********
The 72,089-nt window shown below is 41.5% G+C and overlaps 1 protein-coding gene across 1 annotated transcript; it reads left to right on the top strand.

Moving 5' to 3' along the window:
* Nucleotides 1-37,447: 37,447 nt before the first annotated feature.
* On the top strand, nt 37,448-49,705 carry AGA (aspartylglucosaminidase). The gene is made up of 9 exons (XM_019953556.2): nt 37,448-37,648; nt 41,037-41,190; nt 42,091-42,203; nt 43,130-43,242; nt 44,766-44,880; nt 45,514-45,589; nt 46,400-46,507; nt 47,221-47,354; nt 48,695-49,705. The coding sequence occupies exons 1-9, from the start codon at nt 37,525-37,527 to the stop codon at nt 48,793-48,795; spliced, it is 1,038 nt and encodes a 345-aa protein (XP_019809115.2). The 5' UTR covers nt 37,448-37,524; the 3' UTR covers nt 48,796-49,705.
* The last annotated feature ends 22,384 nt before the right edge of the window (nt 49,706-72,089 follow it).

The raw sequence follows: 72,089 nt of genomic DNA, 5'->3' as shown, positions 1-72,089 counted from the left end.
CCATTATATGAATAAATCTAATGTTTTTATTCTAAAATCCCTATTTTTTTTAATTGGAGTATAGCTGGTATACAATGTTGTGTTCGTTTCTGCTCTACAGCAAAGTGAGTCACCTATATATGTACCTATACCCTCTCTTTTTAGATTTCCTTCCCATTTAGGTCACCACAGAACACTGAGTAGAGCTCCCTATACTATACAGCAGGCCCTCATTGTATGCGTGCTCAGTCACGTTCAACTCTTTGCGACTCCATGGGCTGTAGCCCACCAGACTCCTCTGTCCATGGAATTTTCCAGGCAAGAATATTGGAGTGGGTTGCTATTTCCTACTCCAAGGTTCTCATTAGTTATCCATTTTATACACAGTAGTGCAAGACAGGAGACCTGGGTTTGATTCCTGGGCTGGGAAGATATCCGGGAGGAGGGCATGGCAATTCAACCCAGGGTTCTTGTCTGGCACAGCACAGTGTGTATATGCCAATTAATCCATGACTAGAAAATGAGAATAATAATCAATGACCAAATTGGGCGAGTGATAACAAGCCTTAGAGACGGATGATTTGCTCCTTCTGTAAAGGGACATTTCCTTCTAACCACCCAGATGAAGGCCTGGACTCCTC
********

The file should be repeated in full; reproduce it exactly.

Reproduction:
The 72,089-nt window shown below is 41.5% G+C and overlaps 1 protein-coding gene across 1 annotated transcript; it reads left to right on the top strand.

Moving 5' to 3' along the window:
* Nucleotides 1-37,447: 37,447 nt before the first annotated feature.
* On the top strand, nt 37,448-49,705 carry AGA (aspartylglucosaminidase). The gene is made up of 9 exons (XM_019953556.2): nt 37,448-37,648; nt 41,037-41,190; nt 42,091-42,203; nt 43,130-43,242; nt 44,766-44,880; nt 45,514-45,589; nt 46,400-46,507; nt 47,221-47,354; nt 48,695-49,705. The coding sequence occupies exons 1-9, from the start codon at nt 37,525-37,527 to the stop codon at nt 48,793-48,795; spliced, it is 1,038 nt and encodes a 345-aa protein (XP_019809115.2). The 5' UTR covers nt 37,448-37,524; the 3' UTR covers nt 48,796-49,705.
* The last annotated feature ends 22,384 nt before the right edge of the window (nt 49,706-72,089 follow it).

The raw sequence follows: 72,089 nt of genomic DNA, 5'->3' as shown, positions 1-72,089 counted from the left end.
CCATTATATGAATAAATCTAATGTTTTTATTCTAAAATCCCTATTTTTTTTAATTGGAGTATAGCTGGTATACAATGTTGTGTTCGTTTCTGCTCTACAGCAAAGTGAGTCACCTATATATGTACCTATACCCTCTCTTTTTAGATTTCCTTCCCATTTAGGTCACCACAGAACACTGAGTAGAGCTCCCTATACTATACAGCAGGCCCTCATTGTATGCGTGCTCAGTCACGTTCAACTCTTTGCGACTCCATGGGCTGTAGCCCACCAGACTCCTCTGTCCATGGAATTTTCCAGGCAAGAATATTGGAGTGGGTTGCTATTTCCTACTCCAAGGTTCTCATTAGTTATCCATTTTATACACAGTAGTGCAAGACAGGAGACCTGGGTTTGATTCCTGGGCTGGGAAGATATCCGGGAGGAGGGCATGGCAATTCAACCCAGGGTTCTTGTCTGGCACAGCACAGTGTGTATATGCCAATTAATCCATGACTAGAAAATGAGAATAATAATCAATGACCAAATTGGGCGAGTGATAACAAGCCTTAGAGACGGATGATTTGCTCCTTCTGTAAAGGGACATTTCCTTCTAACCACCCAGATGAAGGCCTGGACTCCTC